Member of #Dream30 to be Deported to Ciudad Juárez

Oct 29, 2013
9:33 AM

In a move that has left her mother “heartbroken,” Rocío Hernández Pérez, one of the members of the #Dream30, will be deported today to Ciudad Juárez, Mexico, after pleas from organizers and family members to Latino politicians asking for help with her case went unheeded. According to both Hernández’s mother and #Dream30 organizers, Hernández’s case has already been processed. Hernández has also been given her street clothes back, and is expected to be in Juárez within the next couple of hours.


According to Rocío Pérez, Hernández Pérez’s mother, her daughter’s aunt and uncle were kidnapped by the Zetas. Pérez also added that her family could’t pay the ransom. She said that her daughter’s face has now been all over the news, and that she now fears for her daughter’s life. Originally from Veracruz, Hernández Pérez had to leave the U.S. because she couldn’t attend school in North Carolina.

“[Coming back to the United States] was her only chance for surviving, without having to hide and run,” Pérez told Latino Rebels in Spanish. “My heart dropped, and I kept asking, ‘Why is this still happening to us?'”

Pérez also had choice words for Latino politicians, especially for New Jersey senator Bob Menendez, whom she visited the last few days to see if the senator could write a litter or make some phone calls supporting her daughter’s case. On Thursday Pérez was arrested in Menendez’s office and on Friday she was told that she could speak to the senator’s legal counsel, but that Menendez’s office would not make any calls or write letters, citing Senate ethics issues.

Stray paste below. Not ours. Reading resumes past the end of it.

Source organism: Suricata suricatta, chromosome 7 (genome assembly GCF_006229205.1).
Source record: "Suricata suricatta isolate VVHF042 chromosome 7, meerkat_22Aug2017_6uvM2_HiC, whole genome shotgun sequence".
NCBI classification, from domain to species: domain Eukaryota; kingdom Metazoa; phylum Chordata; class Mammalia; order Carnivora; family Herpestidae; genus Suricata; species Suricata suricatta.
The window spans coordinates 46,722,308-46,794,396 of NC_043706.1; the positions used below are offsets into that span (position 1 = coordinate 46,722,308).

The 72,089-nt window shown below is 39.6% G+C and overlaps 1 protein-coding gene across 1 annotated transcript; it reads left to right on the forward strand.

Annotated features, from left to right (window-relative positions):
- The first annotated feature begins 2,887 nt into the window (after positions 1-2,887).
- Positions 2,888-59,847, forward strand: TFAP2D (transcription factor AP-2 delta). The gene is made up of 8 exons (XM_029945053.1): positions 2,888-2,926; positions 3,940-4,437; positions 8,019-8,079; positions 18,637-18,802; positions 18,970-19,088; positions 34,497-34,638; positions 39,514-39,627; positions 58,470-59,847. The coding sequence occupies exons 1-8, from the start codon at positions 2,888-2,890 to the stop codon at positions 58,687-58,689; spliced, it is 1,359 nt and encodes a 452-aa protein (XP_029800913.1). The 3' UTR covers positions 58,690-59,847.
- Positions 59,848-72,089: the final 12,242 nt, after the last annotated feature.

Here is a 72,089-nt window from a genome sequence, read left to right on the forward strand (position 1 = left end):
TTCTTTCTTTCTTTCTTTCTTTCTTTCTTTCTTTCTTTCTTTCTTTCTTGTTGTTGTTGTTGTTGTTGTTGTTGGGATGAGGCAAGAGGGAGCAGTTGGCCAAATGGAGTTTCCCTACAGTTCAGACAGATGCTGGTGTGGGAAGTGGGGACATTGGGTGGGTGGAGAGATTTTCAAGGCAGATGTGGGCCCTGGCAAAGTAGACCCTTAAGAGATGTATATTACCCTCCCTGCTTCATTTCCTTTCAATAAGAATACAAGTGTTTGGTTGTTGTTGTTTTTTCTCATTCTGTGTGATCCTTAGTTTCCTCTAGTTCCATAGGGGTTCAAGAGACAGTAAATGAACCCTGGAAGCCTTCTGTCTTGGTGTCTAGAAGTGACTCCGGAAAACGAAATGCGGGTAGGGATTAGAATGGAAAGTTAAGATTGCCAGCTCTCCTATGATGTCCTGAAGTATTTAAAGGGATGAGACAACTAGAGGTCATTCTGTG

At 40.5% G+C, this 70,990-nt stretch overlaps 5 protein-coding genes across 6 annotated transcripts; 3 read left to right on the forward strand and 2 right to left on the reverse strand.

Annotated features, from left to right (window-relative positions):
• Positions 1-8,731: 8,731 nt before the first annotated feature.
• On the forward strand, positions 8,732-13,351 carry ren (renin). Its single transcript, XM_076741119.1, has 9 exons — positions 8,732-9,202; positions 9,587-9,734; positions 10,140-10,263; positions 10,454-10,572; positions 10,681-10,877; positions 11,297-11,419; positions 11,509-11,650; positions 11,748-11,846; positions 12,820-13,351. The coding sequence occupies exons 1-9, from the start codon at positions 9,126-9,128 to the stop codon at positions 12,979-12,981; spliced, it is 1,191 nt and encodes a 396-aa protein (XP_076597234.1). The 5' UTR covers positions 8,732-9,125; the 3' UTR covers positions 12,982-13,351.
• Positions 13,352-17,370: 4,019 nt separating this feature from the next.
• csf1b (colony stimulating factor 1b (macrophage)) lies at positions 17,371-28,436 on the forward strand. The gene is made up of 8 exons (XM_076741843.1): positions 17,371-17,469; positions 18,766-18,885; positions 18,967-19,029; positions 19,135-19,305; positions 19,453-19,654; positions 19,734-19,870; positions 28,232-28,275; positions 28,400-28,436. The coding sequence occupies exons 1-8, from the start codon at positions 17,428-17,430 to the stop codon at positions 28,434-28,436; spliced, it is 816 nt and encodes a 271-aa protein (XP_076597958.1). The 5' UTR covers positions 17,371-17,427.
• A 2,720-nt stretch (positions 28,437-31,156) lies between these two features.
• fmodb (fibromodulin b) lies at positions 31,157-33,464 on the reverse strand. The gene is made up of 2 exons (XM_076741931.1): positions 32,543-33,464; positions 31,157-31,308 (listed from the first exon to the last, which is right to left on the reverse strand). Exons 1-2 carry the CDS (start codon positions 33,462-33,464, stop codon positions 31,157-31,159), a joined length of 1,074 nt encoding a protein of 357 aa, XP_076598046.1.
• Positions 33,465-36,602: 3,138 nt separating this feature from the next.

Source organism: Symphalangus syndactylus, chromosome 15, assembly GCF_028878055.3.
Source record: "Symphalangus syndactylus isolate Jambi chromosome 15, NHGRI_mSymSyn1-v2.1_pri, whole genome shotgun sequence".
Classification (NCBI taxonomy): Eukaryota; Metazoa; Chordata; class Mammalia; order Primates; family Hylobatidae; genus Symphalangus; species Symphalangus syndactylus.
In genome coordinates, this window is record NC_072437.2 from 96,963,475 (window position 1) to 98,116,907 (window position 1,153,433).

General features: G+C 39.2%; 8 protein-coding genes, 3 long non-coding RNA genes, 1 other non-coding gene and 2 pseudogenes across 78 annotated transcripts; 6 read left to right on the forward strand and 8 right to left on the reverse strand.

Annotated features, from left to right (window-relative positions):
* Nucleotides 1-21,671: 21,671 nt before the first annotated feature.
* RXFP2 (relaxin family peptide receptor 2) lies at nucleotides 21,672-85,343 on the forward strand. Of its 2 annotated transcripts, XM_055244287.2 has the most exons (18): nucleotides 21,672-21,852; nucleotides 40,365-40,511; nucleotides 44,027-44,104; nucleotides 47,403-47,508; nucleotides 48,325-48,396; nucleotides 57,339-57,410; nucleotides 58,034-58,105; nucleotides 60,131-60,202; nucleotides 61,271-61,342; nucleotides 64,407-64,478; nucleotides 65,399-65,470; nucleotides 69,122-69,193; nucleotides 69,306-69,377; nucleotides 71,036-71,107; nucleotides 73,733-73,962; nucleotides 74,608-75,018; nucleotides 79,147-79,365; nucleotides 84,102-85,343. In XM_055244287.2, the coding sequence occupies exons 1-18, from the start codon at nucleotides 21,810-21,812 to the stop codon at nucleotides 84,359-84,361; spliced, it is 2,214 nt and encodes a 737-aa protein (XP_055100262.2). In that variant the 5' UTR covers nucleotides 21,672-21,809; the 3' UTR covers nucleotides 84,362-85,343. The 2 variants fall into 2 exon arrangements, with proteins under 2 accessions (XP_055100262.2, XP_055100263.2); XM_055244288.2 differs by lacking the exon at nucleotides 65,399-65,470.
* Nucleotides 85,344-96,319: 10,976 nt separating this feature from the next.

“No Latino politician has stepped in to help my daughter and me, even with the situation being as horrible as it is. I put my own life on the line at [Menedez’s] office because my daughter’s life was on the line,” Pérez said.

In a quote to Latino Rebels, a spokesperson for the National Immigrant Youth Alliance, one of the #Dream30 organizers, said, “How can we legalize 11 million people if we can’t bring home one person in such dire conditions?”

Earlier this month, EFE spoke with Hernández:

The 23-year-old Mexican native Hernández Peerez was brought to the United States when she was only 4.

Her life proceeded normally in North Carolina until she finished high school and noticed that she did not have a Social Security Number and thus could not apply for scholarships that would allow her to attend college.

Also, she could not work or obtain a driver’s license.

“The most important thing for my family is education and as a last resource, I decided to self-deport and return to Mexico to see if I could continue my studies,” she said.

She said that from that moment on she began to experience discrimination from her classmates in Mexico, since despite the fact that she is Mexican by birth in that country they considered her a foreigner for having lived for so long in the United States.